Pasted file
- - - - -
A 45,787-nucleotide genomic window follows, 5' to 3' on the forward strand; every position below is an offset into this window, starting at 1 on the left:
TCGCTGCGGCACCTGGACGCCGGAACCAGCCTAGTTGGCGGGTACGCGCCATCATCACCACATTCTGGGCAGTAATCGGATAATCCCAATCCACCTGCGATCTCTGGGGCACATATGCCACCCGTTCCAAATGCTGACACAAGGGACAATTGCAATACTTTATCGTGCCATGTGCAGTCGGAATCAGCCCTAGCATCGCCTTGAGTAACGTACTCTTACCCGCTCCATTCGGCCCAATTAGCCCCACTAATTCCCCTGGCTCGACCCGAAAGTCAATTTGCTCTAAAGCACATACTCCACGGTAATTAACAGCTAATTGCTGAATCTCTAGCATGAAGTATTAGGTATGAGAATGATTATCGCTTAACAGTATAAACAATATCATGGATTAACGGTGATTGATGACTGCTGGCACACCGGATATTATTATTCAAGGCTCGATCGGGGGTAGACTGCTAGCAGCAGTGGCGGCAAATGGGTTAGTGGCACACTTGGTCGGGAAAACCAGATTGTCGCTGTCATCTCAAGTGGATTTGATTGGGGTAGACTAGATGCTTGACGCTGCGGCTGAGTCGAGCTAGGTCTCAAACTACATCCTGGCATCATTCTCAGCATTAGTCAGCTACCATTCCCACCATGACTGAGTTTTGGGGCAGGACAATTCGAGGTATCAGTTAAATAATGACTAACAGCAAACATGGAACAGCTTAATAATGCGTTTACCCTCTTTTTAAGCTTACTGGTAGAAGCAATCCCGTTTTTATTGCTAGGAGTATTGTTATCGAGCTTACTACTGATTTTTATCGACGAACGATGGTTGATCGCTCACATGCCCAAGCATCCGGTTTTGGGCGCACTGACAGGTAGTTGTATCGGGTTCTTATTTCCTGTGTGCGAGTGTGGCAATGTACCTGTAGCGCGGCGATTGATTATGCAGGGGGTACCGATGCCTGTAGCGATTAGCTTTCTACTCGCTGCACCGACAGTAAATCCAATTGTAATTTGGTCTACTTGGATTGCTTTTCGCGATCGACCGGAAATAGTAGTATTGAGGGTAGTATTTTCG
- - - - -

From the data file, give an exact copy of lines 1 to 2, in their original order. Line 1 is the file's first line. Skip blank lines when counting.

A 45,787-nucleotide genomic window follows, 5' to 3' on the forward strand; every position below is an offset into this window, starting at 1 on the left:
TCGCTGCGGCACCTGGACGCCGGAACCAGCCTAGTTGGCGGGTACGCGCCATCATCACCACATTCTGGGCAGTAATCGGATAATCCCAATCCACCTGCGATCTCTGGGGCACATATGCCACCCGTTCCAAATGCTGACACAAGGGACAATTGCAATACTTTATCGTGCCATGTGCAGTCGGAATCAGCCCTAGCATCGCCTTGAGTAACGTACTCTTACCCGCTCCATTCGGCCCAATTAGCCCCACTAATTCCCCTGGCTCGACCCGAAAGTCAATTTGCTCTAAAGCACATACTCCACGGTAATTAACAGCTAATTGCTGAATCTCTAGCATGAAGTATTAGGTATGAGAATGATTATCGCTTAACAGTATAAACAATATCATGGATTAACGGTGATTGATGACTGCTGGCACACCGGATATTATTATTCAAGGCTCGATCGGGGGTAGACTGCTAGCAGCAGTGGCGGCAAATGGGTTAGTGGCACACTTGGTCGGGAAAACCAGATTGTCGCTGTCATCTCAAGTGGATTTGATTGGGGTAGACTAGATGCTTGACGCTGCGGCTGAGTCGAGCTAGGTCTCAAACTACATCCTGGCATCATTCTCAGCATTAGTCAGCTACCATTCCCACCATGACTGAGTTTTGGGGCAGGACAATTCGAGGTATCAGTTAAATAATGACTAACAGCAAACATGGAACAGCTTAATAATGCGTTTACCCTCTTTTTAAGCTTACTGGTAGAAGCAATCCCGTTTTTATTGCTAGGAGTATTGTTATCGAGCTTACTACTGATTTTTATCGACGAACGATGGTTGATCGCTCACATGCCCAAGCATCCGGTTTTGGGCGCACTGACAGGTAGTTGTATCGGGTTCTTATTTCCTGTGTGCGAGTGTGGCAATGTACCTGTAGCGCGGCGATTGATTATGCAGGGGGTACCGATGCCTGTAGCGATTAGCTTTCTACTCGCTGCACCGACAGTAAATCCAATTGTAATTTGGTCTACTTGGATTGCTTTTCGCGATCGACCGGAAATAGTAGTATTGAGGGTAGTATTTTCG